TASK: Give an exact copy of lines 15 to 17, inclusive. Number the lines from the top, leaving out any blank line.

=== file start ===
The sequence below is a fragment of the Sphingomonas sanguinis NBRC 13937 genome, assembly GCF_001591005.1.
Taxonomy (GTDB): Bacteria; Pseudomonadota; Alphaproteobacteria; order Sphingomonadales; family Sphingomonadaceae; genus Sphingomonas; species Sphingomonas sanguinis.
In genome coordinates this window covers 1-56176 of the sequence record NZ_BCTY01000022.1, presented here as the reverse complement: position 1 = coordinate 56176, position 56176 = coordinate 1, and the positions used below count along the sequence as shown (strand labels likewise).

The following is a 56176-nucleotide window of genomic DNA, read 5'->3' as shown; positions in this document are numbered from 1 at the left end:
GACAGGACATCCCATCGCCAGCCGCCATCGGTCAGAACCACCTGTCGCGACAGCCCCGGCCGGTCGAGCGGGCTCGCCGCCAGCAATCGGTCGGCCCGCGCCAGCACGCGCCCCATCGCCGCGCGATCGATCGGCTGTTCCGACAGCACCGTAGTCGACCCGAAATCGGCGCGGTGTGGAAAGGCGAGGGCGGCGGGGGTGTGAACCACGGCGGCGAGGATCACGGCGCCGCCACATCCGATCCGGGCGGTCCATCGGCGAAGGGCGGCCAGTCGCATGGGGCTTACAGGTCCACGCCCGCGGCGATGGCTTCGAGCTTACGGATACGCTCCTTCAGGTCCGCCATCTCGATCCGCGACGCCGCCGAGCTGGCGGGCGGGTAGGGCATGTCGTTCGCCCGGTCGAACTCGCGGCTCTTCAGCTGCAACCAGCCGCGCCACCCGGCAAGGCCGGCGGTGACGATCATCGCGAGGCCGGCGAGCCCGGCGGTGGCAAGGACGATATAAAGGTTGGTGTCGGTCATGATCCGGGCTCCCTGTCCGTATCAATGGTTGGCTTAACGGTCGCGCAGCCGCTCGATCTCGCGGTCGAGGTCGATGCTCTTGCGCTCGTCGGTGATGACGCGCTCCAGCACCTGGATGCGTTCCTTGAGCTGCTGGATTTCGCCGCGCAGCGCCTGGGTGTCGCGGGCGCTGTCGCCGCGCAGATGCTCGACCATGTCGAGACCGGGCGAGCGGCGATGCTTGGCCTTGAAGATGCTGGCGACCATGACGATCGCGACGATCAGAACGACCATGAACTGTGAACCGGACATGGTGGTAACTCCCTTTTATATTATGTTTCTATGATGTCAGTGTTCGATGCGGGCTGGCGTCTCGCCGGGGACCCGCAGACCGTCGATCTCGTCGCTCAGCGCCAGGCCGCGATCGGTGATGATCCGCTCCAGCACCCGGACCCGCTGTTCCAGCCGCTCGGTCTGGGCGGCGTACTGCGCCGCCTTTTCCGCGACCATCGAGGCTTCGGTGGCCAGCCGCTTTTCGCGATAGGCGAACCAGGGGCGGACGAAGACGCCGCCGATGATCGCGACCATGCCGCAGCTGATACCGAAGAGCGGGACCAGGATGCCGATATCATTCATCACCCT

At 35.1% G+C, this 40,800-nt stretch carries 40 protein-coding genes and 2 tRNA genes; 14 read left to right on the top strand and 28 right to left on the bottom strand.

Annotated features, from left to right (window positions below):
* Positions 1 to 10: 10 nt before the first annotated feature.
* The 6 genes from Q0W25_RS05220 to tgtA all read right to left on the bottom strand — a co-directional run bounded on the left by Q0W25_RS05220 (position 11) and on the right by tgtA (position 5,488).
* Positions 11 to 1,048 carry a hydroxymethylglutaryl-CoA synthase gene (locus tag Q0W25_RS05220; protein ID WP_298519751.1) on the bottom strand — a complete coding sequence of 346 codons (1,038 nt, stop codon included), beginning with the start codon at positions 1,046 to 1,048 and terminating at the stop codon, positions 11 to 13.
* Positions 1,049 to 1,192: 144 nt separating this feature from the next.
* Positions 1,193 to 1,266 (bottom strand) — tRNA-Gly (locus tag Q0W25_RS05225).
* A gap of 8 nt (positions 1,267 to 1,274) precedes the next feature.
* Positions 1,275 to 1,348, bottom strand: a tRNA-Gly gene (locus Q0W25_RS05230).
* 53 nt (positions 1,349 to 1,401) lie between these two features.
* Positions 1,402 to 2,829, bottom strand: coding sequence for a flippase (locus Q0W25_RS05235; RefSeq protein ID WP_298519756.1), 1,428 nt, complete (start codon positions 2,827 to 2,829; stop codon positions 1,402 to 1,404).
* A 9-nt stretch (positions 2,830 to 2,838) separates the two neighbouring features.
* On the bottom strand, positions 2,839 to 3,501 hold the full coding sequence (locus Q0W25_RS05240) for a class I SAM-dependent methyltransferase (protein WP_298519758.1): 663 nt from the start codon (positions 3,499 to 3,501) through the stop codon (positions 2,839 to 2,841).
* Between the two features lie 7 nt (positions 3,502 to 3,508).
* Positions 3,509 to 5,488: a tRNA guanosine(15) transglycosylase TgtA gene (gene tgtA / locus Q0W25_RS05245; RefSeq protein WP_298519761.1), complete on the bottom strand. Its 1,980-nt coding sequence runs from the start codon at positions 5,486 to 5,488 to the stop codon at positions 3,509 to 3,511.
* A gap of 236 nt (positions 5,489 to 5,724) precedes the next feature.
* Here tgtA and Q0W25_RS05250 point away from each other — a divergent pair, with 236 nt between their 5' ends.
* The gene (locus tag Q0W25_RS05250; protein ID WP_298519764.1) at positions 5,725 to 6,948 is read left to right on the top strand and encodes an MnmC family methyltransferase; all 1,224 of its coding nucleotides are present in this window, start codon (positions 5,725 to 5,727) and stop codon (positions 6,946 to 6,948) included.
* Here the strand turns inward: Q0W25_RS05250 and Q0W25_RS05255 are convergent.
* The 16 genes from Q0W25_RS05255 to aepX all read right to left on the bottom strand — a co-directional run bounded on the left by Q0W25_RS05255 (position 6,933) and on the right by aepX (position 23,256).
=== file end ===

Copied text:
* 53 nt (positions 1,349 to 1,401) lie between these two features.
* Positions 1,402 to 2,829, bottom strand: coding sequence for a flippase (locus Q0W25_RS05235; RefSeq protein ID WP_298519756.1), 1,428 nt, complete (start codon positions 2,827 to 2,829; stop codon positions 1,402 to 1,404).
* A 9-nt stretch (positions 2,830 to 2,838) separates the two neighbouring features.